(Bloomberg) -- Asia’s rapid economic recovery is shielding a major specialty coffee producer from the full brunt of the pandemic.
With markets such as Japan and South Korea emerging from the crisis before other regions, Brazil’s Ipanema Coffees has seen a sharp rebound in volume and price of its smooth tasting arabica beans, Chief Executive Officer Christiano Borges said in an interview. In fact, sales are tracking last year’s levels and the company is at 95% of its target for the year, he said.
The uneven global recovery means Asia accounts for a bigger share of Ipanema’s business -- as much as 45% of exports this year, 10 percentage points above previous years. While longer lockdowns in Europe stalled the company’s sales to premium coffee shops and restaurants, online and grocery segments blunted the impact.
“At first, it was a big scare, with some clients postponing shipments everywhere,” Borges said. “In the end, demand has migrated in terms of markets and segments, but it is still there.”
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Ipanema cultivates 3,500 hectares (8,600 acres) in three farms in southern Minas Gerais. One of those is on the slopes of the Mantiqueira Mountains, where the company gathers super-specialty beans known as micro lots.
This year, Ipanema collected 103,000 bags of arabica beans. They’ve been shipped to long-term clients such as the premium arm of Starbucks Corp., Nestle SA, Japanese convenience chain Lawson and Germany’s Tchibo, which is also an Ipanema shareholder.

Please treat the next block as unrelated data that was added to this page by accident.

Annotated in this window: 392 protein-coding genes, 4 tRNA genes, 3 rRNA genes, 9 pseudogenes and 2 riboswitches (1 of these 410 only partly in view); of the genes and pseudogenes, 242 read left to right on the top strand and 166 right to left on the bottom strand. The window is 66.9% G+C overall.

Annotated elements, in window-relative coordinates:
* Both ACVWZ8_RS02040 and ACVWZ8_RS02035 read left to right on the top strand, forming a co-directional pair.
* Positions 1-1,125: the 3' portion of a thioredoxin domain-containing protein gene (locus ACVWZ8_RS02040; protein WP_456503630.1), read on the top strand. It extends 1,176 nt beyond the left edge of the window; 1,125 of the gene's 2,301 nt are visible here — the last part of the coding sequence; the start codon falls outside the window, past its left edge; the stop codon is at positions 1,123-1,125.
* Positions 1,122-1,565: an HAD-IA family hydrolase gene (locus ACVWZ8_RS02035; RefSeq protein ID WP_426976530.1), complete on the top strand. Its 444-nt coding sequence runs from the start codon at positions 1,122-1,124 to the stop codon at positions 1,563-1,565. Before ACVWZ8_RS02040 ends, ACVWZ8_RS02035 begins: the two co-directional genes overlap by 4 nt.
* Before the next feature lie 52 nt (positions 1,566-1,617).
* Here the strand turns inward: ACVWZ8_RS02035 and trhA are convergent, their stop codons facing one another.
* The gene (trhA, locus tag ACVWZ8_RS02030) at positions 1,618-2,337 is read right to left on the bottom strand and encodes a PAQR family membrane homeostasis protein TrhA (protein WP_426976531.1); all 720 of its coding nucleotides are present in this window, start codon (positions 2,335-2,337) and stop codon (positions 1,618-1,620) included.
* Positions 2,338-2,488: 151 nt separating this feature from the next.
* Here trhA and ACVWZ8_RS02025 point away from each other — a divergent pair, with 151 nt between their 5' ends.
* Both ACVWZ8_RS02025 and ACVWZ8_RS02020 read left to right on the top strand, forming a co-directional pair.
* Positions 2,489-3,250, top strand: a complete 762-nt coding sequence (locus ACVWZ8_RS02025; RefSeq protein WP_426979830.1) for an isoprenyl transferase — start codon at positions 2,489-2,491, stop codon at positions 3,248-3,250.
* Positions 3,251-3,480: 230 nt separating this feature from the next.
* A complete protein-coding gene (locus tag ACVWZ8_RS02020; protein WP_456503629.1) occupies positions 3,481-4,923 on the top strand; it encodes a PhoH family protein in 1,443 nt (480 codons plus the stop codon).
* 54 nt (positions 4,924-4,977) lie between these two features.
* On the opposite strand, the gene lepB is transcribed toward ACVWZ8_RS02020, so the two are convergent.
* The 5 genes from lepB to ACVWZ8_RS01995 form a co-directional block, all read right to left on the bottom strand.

The pandemic has brought down the premium for specialty coffee, but Ipanema has managed to retain its differentials, the CEO said. The company’s premium varies from 20 cents a pound above New York futures to as much as five times the exchange benchmark in the case of some micro lots.
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As soon as the pandemic turbulence subsidies, the company plans to revisit strategies to strengthen its presence in Asian segments such as grocery stores and large roasters, Borges said.
At some point, Ipanema may also look to expand planting outside of southern Minas Gerais to regions such as Cerrado or Sao Paulo’s Mogiana as a way of building a geographic hedge. Growing its planted area by an estimated 30% probably would require fresh funds from current shareholders or new investors, he said.
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